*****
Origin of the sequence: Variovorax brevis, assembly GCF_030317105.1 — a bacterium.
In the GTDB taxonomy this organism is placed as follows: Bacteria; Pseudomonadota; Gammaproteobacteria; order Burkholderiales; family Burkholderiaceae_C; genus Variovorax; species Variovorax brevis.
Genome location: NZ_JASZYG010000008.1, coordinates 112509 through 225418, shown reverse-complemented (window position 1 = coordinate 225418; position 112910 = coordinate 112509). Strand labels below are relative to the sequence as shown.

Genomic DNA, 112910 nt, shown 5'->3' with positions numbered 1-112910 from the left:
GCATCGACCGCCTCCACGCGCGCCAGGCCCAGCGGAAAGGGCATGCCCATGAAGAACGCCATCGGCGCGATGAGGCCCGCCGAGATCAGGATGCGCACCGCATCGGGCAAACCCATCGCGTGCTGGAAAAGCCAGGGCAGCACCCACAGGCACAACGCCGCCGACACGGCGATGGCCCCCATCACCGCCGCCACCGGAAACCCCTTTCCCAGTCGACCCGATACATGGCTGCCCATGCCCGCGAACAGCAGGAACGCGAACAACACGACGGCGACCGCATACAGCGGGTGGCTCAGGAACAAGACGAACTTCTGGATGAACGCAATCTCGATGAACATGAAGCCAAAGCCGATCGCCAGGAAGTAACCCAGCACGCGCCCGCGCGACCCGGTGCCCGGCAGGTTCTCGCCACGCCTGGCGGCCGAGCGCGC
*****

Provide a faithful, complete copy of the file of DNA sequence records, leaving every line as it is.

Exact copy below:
Origin of the sequence: Variovorax brevis, assembly GCF_030317105.1 — a bacterium.
In the GTDB taxonomy this organism is placed as follows: Bacteria; Pseudomonadota; Gammaproteobacteria; order Burkholderiales; family Burkholderiaceae_C; genus Variovorax; species Variovorax brevis.
Genome location: NZ_JASZYG010000008.1, coordinates 112509 through 225418, shown reverse-complemented (window position 1 = coordinate 225418; position 112910 = coordinate 112509). Strand labels below are relative to the sequence as shown.

Genomic DNA, 112910 nt, shown 5'->3' with positions numbered 1-112910 from the left:
GCATCGACCGCCTCCACGCGCGCCAGGCCCAGCGGAAAGGGCATGCCCATGAAGAACGCCATCGGCGCGATGAGGCCCGCCGAGATCAGGATGCGCACCGCATCGGGCAAACCCATCGCGTGCTGGAAAAGCCAGGGCAGCACCCACAGGCACAACGCCGCCGACACGGCGATGGCCCCCATCACCGCCGCCACCGGAAACCCCTTTCCCAGTCGACCCGATACATGGCTGCCCATGCCCGCGAACAGCAGGAACGCGAACAACACGACGGCGACCGCATACAGCGGGTGGCTCAGGAACAAGACGAACTTCTGGATGAACGCAATCTCGATGAACATGAAGCCAAAGCCGATCGCCAGGAAGTAACCCAGCACGCGCCCGCGCGACCCGGTGCCCGGCAGGTTCTCGCCACGCCTGGCGGCCGAGCGCGC